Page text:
radio free kuwait

Monday, March 27, 2006

Go, Camel Racer, Go

So last Thursday, Marie, Frankie and our guest Larry Durocher finally made it to the camel races. Marie and I had wanted to go for months but the races are pretty deep in the desert and we're both carless. Luckily, Larry's visit and Marie's impending departure convinced Frankie to drive us out in search of exciting camel action.

The trip started inauspiciously when we missed the first turn and spent 40 minutes trying to double back. By this point we had been driving for about an hour and I was regretting not bringing a bottle of water with us. After finally getting back on track, we drove for another twenty minutes until we saw another sign. We drove some more. Started to see tents, herds of sheep and goats, even a few camels (in what I guess you would call camel stables) but no race track. We kept driving and saw a sign about every 15 minutes. We were deep in the heart of nowhere and I started to wonder if Frankie had any water in his trunk. I wasn't so much worried about thirst as I was about the car overheating. We were in a souped up Subaru not a hearty four wheel drive and I had visions of a long walk to the nearest Bedouin tent.

Finally, we arrived at a fence and Frankie looked at it bemusedly. "I'm not sure, this may be the border". Aaargh! i wanted to go to the camel races not Iraq and was starting to get really perturbed. Luckily, Larry is an experienced horse guy and he told Frankie to follow the fence. Ten minutes later we were off to the races.

We arrived and went in to a very comfortable viewing area. They had special sections for "Press", "VIP" and "Ambassadors" and a large group of Westerners sitting in one section. We started speaking with an English speaking Kuwaiti who explained that he was the Westeners guide (he belonged to a center promoting Western-Arab relations) and we were welcome to tag along with them. I considered this our first piece of luck for the day.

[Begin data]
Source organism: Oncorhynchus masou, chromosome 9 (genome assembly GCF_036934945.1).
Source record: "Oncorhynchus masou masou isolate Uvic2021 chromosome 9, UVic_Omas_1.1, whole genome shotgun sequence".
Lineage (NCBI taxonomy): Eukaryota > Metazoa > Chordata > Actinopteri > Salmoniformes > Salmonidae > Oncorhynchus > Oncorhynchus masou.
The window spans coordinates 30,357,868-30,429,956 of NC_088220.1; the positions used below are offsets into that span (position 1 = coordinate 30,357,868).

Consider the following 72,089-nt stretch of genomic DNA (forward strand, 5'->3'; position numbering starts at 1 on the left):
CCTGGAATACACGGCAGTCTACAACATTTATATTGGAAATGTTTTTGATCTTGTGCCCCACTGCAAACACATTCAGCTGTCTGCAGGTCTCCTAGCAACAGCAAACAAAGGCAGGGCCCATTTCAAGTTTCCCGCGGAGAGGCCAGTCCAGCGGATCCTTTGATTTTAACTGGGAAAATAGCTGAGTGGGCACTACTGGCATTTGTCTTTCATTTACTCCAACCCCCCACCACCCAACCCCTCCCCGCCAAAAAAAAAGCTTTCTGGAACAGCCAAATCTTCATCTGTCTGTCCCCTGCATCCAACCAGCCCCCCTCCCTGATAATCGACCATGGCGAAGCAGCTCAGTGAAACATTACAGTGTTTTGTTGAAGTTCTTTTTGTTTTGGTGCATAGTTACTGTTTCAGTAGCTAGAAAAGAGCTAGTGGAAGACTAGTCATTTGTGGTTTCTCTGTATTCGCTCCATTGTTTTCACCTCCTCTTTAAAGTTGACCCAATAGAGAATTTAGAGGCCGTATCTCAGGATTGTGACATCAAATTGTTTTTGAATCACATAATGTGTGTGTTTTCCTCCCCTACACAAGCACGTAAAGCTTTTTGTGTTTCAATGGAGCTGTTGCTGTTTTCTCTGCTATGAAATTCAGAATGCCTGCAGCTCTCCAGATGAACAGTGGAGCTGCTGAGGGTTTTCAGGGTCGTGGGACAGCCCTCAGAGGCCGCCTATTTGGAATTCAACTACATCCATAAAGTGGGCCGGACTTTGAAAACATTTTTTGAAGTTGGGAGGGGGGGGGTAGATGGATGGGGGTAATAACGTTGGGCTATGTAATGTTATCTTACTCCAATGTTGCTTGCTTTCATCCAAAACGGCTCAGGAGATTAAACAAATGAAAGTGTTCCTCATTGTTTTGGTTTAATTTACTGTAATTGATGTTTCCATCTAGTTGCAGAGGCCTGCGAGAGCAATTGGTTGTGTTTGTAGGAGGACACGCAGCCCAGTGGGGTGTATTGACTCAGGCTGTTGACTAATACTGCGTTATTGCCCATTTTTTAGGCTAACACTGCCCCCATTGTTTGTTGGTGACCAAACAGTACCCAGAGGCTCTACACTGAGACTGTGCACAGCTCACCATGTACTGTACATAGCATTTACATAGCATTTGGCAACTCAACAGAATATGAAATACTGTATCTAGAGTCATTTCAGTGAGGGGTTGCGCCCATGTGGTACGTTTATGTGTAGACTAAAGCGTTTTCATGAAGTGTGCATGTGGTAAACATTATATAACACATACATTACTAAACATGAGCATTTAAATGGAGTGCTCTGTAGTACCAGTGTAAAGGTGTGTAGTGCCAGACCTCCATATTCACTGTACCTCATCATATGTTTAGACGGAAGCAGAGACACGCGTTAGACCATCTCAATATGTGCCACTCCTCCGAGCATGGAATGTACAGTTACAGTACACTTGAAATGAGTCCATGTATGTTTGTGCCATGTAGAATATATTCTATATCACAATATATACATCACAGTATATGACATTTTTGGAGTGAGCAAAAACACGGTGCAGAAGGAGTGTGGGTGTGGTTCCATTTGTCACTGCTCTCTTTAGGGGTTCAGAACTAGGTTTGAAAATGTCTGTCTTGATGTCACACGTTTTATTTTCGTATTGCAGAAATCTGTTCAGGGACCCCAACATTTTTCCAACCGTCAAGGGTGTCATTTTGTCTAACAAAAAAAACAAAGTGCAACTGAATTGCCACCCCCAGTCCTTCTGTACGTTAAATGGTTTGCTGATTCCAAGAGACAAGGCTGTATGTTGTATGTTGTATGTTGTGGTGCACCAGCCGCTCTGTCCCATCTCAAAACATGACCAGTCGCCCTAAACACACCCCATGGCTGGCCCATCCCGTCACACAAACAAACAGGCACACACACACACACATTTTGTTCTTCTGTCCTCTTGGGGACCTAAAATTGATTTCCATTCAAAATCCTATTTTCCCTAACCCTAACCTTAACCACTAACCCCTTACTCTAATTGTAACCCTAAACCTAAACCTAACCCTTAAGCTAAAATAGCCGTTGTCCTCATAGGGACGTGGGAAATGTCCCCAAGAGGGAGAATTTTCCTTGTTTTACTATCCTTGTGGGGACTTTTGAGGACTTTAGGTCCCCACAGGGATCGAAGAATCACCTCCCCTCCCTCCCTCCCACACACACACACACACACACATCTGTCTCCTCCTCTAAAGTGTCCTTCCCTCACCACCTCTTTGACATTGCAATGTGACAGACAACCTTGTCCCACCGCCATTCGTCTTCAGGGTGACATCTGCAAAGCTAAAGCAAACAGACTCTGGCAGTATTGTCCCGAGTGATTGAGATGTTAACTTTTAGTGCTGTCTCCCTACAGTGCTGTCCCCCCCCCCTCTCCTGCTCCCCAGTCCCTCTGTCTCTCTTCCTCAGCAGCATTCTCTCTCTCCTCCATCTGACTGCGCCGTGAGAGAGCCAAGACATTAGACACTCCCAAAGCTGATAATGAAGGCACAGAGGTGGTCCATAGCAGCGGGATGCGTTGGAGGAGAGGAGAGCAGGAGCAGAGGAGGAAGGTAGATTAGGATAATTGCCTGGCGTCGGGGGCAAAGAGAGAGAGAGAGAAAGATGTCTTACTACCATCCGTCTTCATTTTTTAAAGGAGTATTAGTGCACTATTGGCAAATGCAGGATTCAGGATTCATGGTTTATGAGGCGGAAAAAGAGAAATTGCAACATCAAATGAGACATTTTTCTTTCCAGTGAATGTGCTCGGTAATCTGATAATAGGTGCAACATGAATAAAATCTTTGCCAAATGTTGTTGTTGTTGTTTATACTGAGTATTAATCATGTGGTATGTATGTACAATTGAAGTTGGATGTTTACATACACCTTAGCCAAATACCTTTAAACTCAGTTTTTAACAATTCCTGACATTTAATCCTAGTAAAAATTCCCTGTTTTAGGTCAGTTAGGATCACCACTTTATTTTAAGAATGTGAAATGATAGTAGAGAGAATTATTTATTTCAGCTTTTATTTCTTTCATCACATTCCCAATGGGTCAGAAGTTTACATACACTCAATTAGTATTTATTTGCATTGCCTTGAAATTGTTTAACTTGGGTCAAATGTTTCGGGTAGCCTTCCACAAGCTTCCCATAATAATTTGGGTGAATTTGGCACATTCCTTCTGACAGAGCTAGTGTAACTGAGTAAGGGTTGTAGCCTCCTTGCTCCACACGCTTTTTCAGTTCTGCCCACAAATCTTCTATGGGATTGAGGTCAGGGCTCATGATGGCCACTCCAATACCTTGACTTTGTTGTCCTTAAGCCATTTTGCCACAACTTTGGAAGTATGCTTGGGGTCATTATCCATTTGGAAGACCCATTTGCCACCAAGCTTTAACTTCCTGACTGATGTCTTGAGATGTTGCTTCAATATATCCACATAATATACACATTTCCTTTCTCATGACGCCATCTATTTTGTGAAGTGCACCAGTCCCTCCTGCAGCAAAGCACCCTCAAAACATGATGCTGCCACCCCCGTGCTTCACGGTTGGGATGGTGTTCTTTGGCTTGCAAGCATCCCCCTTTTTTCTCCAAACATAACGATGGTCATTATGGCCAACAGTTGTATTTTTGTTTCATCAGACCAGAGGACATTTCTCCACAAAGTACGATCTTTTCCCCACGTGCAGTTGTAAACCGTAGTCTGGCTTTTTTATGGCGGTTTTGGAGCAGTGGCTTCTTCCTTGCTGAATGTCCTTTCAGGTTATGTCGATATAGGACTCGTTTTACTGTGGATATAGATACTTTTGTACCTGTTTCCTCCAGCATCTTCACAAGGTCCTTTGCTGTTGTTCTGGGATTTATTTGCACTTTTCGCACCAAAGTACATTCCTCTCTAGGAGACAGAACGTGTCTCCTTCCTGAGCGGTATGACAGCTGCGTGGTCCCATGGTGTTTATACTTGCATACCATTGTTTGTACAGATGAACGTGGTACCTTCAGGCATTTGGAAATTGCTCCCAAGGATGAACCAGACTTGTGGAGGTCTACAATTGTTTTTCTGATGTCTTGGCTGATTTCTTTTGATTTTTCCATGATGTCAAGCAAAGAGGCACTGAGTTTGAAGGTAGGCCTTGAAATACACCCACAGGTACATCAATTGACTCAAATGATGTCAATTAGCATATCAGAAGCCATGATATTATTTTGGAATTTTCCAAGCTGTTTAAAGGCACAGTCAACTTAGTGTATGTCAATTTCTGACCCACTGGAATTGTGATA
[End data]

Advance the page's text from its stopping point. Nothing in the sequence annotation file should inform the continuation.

Our first race looked like something out of MAD MAX. In addition to the camels, there were numerous SUVs racing down the track. Madness. It turns out that the jockey have been replaced by "robots" and the camel owners now drive along beside the robots controlling the "jockeys" by remote control. Notoriously, the jockeys used to be small children but, as our guide explained, "due to human rights issues" the machines have taken over.

By the way, ask any Arab about this and they will explain it in the same tone as an Englishman explaining you used to be able to walk right up to Stonehenge i.e. it's not like the good old days.

Larry wanted to get a picture of one of the robots to scare his jockeys back home (i.e. "You can be replaced, you know!') so our guide took us down to the paddock after the second race and we got a quick face to face with the camels and their robot pals.

We all had to get back to the city after that. Our extremely gracious guide offered to let us ride a couple of the camels but we had all done that before so we thanked him and headed back to the car.

A fun afternoon and one to cross off the list of things to do in Kuwait. Now I want to go out and try the other popular Kuwaiti desert sport (no, not illicit drinking) ... falconry.

PS: If you want to see more pictures, go check out Marie's blog. She took all the photos anyway (since I was so tired that morning I forgot my camera). Yeah Marie!

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